Colorectal cancer does not cause symptoms right away. It progresses over a period of time and the signs and symptoms are visible quite late. Many of the symptoms of colon cancer can also be similar to those of other diseases and may be caused by something else (that isn’t cancer), such as infection, hemorrhoids, irritable bowel syndrome (IBS), or inflammatory bowel disease. But if and when it shows signs, it may cause one or more of the following symptoms.
Most of the people who have these symptoms do not have cancer as they could be due to something else. Most of the symptoms are subtle. Still, if you have any of these problems, you should meet your doctor so the cause can be found and treated:
If colon cancer is the cause behind any of the above listed symptoms, often it is only after the cancer has grown or spread. Therefore, doctors recommend that you get tested for colon cancer before you notice any symptoms. Colon cancer that is not yet visible through symptoms but found in screening (testing that’s done on people when there are no symptoms) is easier to treat. Screening can even prevent some colorectal cancers by finding and removing pre-cancerous polyps.
Sometimes, your bowel does not pass digestive waste material due to the cancer. This remains inside the bowel. This is called bowel obstruction. Bowel obstruction may show typical symptoms such as the following. These symptoms may also be indicative of the colorectal cancer.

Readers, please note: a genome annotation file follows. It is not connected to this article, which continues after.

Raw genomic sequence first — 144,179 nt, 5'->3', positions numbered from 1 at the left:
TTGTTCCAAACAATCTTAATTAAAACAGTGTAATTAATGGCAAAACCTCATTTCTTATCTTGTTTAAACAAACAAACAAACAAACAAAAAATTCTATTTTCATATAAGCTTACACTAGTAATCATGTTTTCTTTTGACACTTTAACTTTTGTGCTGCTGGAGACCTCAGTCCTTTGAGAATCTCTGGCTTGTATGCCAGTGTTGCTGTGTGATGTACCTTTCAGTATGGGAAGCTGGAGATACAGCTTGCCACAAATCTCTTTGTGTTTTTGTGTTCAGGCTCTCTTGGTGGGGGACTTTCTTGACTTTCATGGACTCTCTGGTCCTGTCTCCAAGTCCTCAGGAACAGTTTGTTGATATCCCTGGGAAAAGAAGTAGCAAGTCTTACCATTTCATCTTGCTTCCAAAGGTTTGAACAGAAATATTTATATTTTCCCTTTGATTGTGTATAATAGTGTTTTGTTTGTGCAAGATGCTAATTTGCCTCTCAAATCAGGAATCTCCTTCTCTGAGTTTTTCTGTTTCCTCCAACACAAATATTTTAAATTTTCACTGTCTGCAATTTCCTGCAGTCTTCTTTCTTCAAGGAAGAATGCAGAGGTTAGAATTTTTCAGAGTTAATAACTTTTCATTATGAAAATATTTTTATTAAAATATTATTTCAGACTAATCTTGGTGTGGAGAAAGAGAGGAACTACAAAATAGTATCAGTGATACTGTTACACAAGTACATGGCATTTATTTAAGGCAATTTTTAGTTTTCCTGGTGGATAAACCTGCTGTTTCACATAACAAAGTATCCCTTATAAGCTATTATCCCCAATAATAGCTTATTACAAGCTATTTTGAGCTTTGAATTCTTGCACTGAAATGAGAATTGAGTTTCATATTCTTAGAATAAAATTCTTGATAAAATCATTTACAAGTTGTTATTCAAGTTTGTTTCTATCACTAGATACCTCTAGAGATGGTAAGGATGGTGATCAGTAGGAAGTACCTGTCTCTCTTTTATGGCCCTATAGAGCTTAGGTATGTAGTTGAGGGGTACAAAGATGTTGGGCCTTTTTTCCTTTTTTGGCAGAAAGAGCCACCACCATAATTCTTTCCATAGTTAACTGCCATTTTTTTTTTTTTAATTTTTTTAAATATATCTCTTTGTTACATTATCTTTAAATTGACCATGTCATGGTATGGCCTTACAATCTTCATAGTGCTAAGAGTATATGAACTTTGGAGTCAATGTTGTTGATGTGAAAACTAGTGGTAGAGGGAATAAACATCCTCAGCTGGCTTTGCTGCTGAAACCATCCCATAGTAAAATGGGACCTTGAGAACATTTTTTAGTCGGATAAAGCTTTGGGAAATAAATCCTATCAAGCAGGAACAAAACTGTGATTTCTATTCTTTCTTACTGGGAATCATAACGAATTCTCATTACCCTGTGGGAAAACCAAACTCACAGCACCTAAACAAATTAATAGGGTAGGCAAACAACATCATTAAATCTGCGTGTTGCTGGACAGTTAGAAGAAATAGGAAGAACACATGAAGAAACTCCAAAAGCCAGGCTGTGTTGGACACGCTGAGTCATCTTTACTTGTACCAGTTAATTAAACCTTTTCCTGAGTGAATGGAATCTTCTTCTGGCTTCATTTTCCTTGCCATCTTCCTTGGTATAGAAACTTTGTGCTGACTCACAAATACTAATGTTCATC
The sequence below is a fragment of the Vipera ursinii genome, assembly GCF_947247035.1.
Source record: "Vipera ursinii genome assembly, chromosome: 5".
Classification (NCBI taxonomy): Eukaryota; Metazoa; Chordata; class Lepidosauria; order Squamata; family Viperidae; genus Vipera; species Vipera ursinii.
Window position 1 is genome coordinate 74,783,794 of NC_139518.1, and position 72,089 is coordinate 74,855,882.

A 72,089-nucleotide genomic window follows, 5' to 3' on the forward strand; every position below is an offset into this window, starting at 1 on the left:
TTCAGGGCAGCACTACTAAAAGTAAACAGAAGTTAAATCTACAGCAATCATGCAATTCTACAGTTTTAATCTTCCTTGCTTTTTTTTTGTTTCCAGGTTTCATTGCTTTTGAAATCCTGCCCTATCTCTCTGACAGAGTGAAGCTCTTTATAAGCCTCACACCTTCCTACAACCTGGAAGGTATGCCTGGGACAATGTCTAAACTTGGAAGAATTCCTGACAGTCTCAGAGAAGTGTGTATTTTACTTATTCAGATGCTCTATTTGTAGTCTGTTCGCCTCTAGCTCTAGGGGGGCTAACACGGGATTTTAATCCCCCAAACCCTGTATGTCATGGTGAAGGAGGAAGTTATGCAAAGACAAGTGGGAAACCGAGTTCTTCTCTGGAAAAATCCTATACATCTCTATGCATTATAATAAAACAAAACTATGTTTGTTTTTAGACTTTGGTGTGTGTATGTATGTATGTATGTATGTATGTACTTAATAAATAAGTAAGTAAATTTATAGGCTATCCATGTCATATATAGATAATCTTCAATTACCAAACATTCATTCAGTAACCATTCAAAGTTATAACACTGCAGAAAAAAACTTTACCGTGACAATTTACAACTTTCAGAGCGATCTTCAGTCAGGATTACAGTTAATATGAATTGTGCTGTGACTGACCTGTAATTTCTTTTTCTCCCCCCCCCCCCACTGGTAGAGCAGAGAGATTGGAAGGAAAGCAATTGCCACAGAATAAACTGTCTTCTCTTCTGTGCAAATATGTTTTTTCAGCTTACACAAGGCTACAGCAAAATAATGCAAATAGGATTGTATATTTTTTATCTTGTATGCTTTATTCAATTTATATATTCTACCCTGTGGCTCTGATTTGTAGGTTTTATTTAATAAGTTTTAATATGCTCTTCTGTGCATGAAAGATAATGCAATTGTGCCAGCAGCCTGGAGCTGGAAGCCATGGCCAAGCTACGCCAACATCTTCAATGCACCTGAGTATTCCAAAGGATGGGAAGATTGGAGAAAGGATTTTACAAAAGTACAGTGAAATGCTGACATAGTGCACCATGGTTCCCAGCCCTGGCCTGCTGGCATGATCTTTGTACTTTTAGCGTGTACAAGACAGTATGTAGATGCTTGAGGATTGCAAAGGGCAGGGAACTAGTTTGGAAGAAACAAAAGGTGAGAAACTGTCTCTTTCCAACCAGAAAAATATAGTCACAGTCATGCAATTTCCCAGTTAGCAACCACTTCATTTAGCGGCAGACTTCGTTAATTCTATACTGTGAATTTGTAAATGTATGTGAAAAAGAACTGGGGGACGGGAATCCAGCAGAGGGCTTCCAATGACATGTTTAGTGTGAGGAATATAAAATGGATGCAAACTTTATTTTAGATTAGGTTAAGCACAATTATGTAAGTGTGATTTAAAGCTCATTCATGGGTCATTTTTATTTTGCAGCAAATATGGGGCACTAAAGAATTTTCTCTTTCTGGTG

Bowel instruction is a medical emergency and if you suspect your colon is obstructed, you should consider meeting a specialist urgently.
While bowel cancer or colorectal cancer symptoms are very common and similar to other diseases and conditions, you must meet your doctor if they persist for more than three weeks, though 90% of such persons do not have cancer. It is some other disease.
Also, it is better to meet your doctor if your symptoms come back after stopping the treatment even if they are mild or if you are a young person.
You can know about treatment of colorectal cancer here.
If colorectal cancer is suspected, talk to your doctor about when and whether you should begin screening for colon cancer. It is generally recommended that colon cancer screenings begin at age 50. However, if you are at a higher risk, your doctor may recommend more frequent or earlier screening.
You can know about the risk factors and causes of colorectal cancer here.
Causes It is generally not clear what causes colorectal. . . .
Treatment If you have colorectal cancer in, there’s good. . . .
The colon and rectum Colon and rectum are parts of our digestive. . . .
Diagnosis Colorectal cancer is often noted after symptoms. . . .
Can Colorectal Cancer Be Prevented? There is no way that you confirm. . . .